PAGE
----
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In a few moments he was barefoot, his stockings folded in his pockets and his canvas shoes dangling by their knotted laces over his shoulders: and, picking a pointed salteaten stick out of the jetsam among the rocks, he clambered down the slope of the breakwater.
There was a long rivulet in the strand: and, as he waded slowly up its course, he wondered at the endless drift of seaweed. Emerald and black and russet and olive, it moved beneath the current, swaying and turning. The water of the rivulet was dark with endless drift and mirrored the highdrifting clouds. The clouds were drifting above him silently and silently the seatangle was drifting below him; and the grey warm air was still: and a new wild life was singing in his veins.
Where was his boyhood now? Where was the soul that had hung back from her destiny, to brood alone upon the shame of her wounds and in her house of squalor and subterfuge to queen it in faded cerements and in wreaths that withered at the touch? Or where was he?
He was alone. He was unheeded, happy and near to the wild heart of life. He was alone and young and wilful and wildhearted, alone amid a waste of wild air and brackish waters and the seaharvest of shells and tangle and veiled grey sunlight and gayclad lightclad figures, of children and girls and voices childish and girlish in the air.
A girl stood before him in midstream, alone and still, gazing out to sea. She seemed like one whom magic had changed into the likeness of a strange and beautiful seabird. Her long slender bare legs were delicate as a crane’s and pure save where an emerald trail of seaweed had fashioned itself as a sign upon the flesh. Her thighs, fuller and softhued as ivory, were bared almost to the hips where the white fringes of her drawers were like featherings of soft white down. Her slate-blue skirts were kilted boldly about her waist and dovetailed behind her. Her bosom was as a bird’s soft and slight, slight and soft as the breast of some dark-plumaged dove. But her long fair hair was girlish: and girlish, and touched with the wonder of mortal beauty, her face.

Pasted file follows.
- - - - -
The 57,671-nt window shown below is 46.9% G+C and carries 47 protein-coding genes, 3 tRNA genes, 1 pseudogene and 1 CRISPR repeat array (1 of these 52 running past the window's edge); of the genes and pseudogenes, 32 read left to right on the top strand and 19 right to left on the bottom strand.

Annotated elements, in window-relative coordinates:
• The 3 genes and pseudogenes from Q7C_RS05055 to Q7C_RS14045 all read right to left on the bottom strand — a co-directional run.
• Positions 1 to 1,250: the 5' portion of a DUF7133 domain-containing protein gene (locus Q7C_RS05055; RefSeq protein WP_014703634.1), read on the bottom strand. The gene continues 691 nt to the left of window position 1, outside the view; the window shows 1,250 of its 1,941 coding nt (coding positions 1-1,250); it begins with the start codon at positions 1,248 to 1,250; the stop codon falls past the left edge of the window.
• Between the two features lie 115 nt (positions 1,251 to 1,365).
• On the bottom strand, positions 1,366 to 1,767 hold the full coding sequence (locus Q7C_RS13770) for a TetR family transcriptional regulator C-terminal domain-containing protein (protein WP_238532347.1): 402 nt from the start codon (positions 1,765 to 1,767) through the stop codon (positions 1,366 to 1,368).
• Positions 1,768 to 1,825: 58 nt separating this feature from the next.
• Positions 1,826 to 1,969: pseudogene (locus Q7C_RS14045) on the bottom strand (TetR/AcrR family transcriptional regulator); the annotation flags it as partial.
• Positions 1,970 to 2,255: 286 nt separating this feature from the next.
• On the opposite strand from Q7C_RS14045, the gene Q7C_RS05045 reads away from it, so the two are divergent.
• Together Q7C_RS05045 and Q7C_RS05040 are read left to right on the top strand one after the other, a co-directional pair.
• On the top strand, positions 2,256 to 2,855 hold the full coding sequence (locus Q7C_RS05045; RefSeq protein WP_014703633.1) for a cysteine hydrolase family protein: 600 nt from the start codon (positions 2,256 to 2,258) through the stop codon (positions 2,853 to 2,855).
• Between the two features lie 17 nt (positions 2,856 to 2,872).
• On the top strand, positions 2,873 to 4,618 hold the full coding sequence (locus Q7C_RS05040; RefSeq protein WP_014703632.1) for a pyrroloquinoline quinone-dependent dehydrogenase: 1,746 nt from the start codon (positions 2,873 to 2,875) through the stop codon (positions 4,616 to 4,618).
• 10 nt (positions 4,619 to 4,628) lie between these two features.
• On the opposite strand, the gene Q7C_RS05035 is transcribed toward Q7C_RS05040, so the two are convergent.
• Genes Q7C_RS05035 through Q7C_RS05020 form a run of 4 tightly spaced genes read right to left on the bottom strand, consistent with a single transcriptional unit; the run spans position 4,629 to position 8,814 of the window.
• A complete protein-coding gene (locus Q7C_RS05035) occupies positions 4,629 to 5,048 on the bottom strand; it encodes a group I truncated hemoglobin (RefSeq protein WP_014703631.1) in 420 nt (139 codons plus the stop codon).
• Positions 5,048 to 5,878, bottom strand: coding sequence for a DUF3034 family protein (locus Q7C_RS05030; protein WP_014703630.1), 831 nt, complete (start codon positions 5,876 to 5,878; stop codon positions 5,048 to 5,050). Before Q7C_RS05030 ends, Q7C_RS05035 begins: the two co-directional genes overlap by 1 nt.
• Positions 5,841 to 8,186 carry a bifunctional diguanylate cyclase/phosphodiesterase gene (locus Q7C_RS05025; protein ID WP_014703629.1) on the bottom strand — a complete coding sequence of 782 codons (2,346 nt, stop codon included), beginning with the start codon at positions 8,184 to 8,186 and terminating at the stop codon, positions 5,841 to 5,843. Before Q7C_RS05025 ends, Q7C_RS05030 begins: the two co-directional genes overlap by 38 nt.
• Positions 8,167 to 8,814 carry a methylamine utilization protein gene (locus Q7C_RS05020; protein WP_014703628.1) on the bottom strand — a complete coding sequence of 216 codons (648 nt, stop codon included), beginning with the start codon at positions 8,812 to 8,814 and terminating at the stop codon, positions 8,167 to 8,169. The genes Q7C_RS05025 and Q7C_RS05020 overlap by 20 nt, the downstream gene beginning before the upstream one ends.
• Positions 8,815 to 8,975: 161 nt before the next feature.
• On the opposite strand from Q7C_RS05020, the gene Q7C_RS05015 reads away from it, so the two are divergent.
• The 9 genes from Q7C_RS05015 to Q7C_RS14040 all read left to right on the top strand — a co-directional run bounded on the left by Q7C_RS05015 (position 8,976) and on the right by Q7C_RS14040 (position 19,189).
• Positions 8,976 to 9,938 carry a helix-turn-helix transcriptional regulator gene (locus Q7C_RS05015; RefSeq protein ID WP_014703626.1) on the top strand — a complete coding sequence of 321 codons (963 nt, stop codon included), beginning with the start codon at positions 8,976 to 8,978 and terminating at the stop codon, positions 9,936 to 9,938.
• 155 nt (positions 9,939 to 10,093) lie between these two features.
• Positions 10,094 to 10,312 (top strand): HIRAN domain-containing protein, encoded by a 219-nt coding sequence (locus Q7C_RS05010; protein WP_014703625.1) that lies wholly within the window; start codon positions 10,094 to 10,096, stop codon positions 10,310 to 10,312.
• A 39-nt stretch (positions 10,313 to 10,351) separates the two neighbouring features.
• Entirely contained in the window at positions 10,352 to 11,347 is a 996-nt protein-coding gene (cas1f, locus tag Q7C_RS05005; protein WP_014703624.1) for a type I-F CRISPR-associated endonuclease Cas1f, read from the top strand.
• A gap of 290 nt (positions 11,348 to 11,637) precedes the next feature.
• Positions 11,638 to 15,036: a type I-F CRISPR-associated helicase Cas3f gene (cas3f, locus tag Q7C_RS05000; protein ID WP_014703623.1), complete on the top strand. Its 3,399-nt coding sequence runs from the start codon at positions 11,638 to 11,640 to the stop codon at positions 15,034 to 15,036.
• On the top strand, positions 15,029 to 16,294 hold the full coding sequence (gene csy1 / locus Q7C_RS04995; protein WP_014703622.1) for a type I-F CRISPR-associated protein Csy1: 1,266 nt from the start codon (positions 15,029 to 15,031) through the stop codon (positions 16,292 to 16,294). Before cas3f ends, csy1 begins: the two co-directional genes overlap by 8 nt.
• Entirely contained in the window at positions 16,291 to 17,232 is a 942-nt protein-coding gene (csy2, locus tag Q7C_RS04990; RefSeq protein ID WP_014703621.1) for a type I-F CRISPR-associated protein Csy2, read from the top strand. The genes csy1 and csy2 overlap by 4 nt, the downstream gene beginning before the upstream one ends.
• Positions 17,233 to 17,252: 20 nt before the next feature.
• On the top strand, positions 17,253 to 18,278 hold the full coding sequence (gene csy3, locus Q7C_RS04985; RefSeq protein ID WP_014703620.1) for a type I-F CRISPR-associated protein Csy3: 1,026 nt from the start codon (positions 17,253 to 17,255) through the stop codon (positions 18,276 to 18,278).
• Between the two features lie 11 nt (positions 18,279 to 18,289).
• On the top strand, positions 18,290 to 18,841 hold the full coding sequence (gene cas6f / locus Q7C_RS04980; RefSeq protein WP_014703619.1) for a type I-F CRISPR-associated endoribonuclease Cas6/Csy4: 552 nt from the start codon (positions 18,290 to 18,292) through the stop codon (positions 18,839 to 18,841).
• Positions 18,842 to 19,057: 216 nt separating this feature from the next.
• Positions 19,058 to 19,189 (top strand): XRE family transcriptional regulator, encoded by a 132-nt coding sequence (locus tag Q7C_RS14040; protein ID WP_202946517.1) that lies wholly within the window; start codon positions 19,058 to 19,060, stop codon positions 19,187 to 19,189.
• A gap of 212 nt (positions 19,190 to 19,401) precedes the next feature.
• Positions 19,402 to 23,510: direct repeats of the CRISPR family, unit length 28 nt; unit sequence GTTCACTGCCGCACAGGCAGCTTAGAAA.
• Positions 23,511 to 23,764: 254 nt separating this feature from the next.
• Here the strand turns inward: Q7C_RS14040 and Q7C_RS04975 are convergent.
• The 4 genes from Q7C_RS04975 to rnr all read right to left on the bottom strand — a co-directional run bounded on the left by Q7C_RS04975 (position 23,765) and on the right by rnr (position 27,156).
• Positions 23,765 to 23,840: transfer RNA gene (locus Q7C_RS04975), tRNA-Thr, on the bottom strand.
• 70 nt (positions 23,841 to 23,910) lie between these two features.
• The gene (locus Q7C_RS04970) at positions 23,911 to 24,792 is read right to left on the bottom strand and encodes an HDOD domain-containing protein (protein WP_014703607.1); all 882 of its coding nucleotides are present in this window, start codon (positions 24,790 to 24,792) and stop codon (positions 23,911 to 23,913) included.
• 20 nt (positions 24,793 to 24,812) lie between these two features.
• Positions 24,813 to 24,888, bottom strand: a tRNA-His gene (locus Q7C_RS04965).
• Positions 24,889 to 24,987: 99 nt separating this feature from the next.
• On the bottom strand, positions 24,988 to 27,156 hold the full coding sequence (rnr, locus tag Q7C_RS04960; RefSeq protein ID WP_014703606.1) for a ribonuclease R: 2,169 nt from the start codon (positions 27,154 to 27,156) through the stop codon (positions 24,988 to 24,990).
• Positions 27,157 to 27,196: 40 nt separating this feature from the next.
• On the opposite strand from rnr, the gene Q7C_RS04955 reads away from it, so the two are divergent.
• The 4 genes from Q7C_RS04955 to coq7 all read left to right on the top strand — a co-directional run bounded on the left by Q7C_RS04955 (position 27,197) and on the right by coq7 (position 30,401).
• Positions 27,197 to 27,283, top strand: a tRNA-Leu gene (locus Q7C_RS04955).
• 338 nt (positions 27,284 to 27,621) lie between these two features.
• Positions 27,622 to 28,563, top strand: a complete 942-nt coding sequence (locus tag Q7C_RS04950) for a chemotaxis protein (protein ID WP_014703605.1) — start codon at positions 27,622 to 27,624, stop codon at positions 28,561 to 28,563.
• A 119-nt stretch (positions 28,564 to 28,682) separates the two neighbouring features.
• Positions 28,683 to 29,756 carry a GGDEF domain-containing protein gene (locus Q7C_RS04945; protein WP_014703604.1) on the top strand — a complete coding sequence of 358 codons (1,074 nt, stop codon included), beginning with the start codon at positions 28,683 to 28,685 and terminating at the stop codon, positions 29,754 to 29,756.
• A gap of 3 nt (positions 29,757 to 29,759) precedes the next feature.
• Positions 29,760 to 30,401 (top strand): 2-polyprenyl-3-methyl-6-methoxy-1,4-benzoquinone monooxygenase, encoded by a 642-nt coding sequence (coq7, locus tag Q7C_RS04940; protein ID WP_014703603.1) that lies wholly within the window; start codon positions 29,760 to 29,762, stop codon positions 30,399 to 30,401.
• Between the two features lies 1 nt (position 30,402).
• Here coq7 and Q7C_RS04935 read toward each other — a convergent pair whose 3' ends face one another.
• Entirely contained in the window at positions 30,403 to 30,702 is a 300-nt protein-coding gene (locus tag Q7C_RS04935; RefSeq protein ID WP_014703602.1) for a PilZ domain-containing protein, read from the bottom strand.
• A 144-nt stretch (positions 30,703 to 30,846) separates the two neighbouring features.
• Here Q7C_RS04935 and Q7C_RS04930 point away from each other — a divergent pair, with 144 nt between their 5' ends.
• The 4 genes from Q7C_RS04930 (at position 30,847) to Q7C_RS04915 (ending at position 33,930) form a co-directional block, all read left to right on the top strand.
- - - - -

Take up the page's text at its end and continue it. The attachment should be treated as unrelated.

She was alone and still, gazing out to sea; and when she felt his presence and the worship of his eyes her eyes turned to him in quiet sufferance of his gaze, without shame or wantonness. Long, long she suffered his gaze and then quietly withdrew her eyes from his and bent them towards the stream, gently stirring the water with her foot hither and thither. The first faint noise of gently moving water broke the silence, low and faint and whispering, faint as the bells of sleep; hither and thither, hither and thither: and a faint flame trembled on her cheek.
-Heavenly God! cried Stephen’s soul, in an outburst of profane joy.
He turned away from her suddenly and set off across the strand. His cheeks were aflame; his body was aglow; his limbs were trembling. On and on and on and on he strode, far out over the sands, singing wildly to the sea, crying to greet the advent of the life that had cried to him.
Her image had passed into his soul for ever and no word had broken the holy silence of his ecstasy. Her eyes had called him and his soul had leaped at the call. To live, to err, to fall, to triumph, to recreate life out of life! A wild angel had appeared to him, the angel of mortal youth and beauty, an envoy from the fair courts of